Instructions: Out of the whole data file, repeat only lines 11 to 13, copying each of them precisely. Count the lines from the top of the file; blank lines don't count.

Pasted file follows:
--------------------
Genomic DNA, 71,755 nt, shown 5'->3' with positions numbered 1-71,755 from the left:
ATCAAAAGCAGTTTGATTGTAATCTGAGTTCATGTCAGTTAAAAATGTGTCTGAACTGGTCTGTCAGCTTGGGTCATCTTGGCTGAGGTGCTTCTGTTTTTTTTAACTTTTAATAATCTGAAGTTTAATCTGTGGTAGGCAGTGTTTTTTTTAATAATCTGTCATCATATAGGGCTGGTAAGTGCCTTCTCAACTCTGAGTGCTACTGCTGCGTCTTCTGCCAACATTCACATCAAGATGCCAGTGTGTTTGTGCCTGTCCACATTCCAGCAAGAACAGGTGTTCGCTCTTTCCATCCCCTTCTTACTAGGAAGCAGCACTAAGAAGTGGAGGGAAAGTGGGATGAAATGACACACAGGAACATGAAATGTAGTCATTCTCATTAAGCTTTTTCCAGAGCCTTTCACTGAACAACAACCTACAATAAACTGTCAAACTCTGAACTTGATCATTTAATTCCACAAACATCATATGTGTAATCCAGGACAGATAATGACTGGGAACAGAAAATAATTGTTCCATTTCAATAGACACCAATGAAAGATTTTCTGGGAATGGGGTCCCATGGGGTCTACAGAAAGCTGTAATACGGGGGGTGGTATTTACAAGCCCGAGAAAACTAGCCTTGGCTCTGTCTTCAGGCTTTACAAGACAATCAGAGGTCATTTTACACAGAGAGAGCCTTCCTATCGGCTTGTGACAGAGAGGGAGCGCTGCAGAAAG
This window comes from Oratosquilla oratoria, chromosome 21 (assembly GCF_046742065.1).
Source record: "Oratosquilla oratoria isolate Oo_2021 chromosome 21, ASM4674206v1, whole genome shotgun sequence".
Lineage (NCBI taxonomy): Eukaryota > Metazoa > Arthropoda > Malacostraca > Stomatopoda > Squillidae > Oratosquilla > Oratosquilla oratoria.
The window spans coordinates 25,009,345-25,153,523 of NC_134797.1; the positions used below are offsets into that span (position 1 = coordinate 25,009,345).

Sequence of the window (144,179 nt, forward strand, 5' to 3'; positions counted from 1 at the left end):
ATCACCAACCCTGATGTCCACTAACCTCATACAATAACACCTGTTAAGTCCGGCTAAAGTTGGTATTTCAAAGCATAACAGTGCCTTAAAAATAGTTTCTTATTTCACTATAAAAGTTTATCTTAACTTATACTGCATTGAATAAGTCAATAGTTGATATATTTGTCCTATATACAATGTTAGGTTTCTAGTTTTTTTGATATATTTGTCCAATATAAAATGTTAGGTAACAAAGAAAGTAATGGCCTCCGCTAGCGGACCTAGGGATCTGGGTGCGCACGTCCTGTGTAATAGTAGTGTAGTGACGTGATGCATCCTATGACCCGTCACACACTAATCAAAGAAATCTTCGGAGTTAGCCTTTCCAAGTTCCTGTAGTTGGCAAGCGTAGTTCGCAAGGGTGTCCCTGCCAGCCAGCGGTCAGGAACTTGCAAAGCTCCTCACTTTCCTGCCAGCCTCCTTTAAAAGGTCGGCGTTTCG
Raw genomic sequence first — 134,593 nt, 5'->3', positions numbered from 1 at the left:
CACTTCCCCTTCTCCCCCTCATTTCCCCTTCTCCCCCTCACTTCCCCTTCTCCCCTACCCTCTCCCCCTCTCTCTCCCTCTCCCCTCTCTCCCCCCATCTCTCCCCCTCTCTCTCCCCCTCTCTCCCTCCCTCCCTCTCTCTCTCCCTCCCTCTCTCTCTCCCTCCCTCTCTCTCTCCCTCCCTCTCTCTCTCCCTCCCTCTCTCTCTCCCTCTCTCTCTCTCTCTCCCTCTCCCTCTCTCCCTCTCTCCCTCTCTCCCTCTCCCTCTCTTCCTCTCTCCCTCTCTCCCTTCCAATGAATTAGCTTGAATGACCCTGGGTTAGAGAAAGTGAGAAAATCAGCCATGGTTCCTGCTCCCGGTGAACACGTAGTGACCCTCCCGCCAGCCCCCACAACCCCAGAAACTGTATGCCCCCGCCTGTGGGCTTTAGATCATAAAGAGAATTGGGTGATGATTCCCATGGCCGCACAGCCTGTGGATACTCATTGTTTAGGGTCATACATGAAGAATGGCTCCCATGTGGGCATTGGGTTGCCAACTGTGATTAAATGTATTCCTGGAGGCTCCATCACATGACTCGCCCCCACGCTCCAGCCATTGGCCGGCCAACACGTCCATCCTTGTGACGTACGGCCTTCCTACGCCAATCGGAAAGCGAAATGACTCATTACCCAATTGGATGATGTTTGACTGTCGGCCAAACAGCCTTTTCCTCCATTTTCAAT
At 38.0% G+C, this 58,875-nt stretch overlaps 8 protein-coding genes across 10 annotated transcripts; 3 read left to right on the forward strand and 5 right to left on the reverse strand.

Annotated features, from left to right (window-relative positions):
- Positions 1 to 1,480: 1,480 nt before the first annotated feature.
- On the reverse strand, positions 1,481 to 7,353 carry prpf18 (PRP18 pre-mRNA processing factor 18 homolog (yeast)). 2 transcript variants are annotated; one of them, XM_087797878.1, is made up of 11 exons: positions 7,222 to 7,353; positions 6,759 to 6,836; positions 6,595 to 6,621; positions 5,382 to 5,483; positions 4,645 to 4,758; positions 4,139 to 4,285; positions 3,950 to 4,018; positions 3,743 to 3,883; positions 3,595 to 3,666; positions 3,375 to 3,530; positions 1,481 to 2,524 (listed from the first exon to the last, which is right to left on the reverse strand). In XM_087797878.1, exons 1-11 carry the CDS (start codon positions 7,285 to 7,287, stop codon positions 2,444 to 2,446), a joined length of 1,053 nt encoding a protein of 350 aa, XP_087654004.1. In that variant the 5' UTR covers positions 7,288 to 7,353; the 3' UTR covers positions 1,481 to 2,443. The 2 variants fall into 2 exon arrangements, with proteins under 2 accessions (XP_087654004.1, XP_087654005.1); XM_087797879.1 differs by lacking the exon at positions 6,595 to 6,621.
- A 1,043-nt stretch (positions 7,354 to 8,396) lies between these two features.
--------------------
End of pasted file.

At 38.0% G+C, this 58,875-nt stretch overlaps 8 protein-coding genes across 10 annotated transcripts; 3 read left to right on the forward strand and 5 right to left on the reverse strand.

Annotated features, from left to right (window-relative positions):
- Positions 1 to 1,480: 1,480 nt before the first annotated feature.